Viewers were left in little doubt about BBC bias after last night’s Question Time

BBCQT panel
Fréa Lockley

The make-up of the BBC‘s Question Time panel on 10 May left many viewers stunned. Along with work and pensions secretary Esther McVey, the panel included a former conservative politician from Spain, a campaign manager for a right-wing thinktank, and staunch Corbyn critic Chuka Umunna. And many felt the only voice of reason was rapper, poet and political activist Akala.

Stunned

Before the show went out, many took to Twitter to question the choice of panellists:

Viewers were concerned that, given the make-up of the panel, fair debate may be stifled:

Fair?

They had reason to be concerned.

In 2013, McVey defended the rise in use of food banks. She also said that benefits sanctions ‘teach’ job seekers to look for work seriously. And she cut the Disability Living Allowance, arguing that “bodies heal”.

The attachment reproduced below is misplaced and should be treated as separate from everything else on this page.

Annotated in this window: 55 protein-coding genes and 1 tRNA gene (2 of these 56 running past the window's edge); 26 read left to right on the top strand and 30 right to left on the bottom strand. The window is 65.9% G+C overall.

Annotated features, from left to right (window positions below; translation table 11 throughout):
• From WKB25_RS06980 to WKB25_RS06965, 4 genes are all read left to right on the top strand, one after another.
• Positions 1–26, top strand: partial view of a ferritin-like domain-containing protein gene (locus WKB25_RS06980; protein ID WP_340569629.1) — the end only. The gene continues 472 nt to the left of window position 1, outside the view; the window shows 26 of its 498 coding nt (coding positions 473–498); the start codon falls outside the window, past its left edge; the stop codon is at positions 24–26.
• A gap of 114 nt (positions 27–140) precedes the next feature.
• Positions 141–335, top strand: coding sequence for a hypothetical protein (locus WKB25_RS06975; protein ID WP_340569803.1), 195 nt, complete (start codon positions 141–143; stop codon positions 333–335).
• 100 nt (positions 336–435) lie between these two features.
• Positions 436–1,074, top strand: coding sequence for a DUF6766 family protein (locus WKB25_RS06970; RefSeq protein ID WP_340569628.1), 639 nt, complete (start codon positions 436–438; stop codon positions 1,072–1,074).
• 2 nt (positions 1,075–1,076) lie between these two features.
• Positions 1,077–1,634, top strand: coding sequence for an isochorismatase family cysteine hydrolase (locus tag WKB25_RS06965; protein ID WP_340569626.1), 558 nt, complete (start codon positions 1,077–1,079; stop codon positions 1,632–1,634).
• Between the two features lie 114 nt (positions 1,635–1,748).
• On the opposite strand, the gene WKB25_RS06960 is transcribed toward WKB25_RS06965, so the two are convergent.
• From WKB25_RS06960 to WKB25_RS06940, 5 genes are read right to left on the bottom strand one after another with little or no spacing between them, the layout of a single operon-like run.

Chloe Westley is campaign manager for the TaxPayers’ Alliance, a right-wing thinktank partly funded by “prominent supporters of the Conservative party”, reports the Guardian. Meanwhile, Alejandro Agag was formerly a conservative politician in Spain.

Representing the Labour Party was Umunna. The same Labour MP who recently called for an inquiry into Labour’s local election campaign, despite the fact that Labour secured more council seats than the Conservatives. A Labour MP who has continued to publicly criticise Corbyn and supports the values of Labour-right group Progress.

Many viewers took to Twitter to share their thoughts:

“The Incredible Bias of the BBC”

Craig Murray, former UK ambassador to Uzbekistan, went a step further:

In his blog, Murray questioned:

Why is the BBC permitted, day after day after day, to pump out programming which actively promotes a political programme far to the right of where the British population actually stand? With the continual over-representation of nutty right wing groups like the Taxpayers’ Alliance… while left wing groups of much larger membership such as Stop the War are completely ignored.

Concerns about BBC bias are not new. But last night’s episode of Question Time tipped the balance even further. The star of the show was Akala. This straight-talking, eloquent rap artist was the only one to call out the right-wing bullshit. And, for many viewers, he was the best person on the show.

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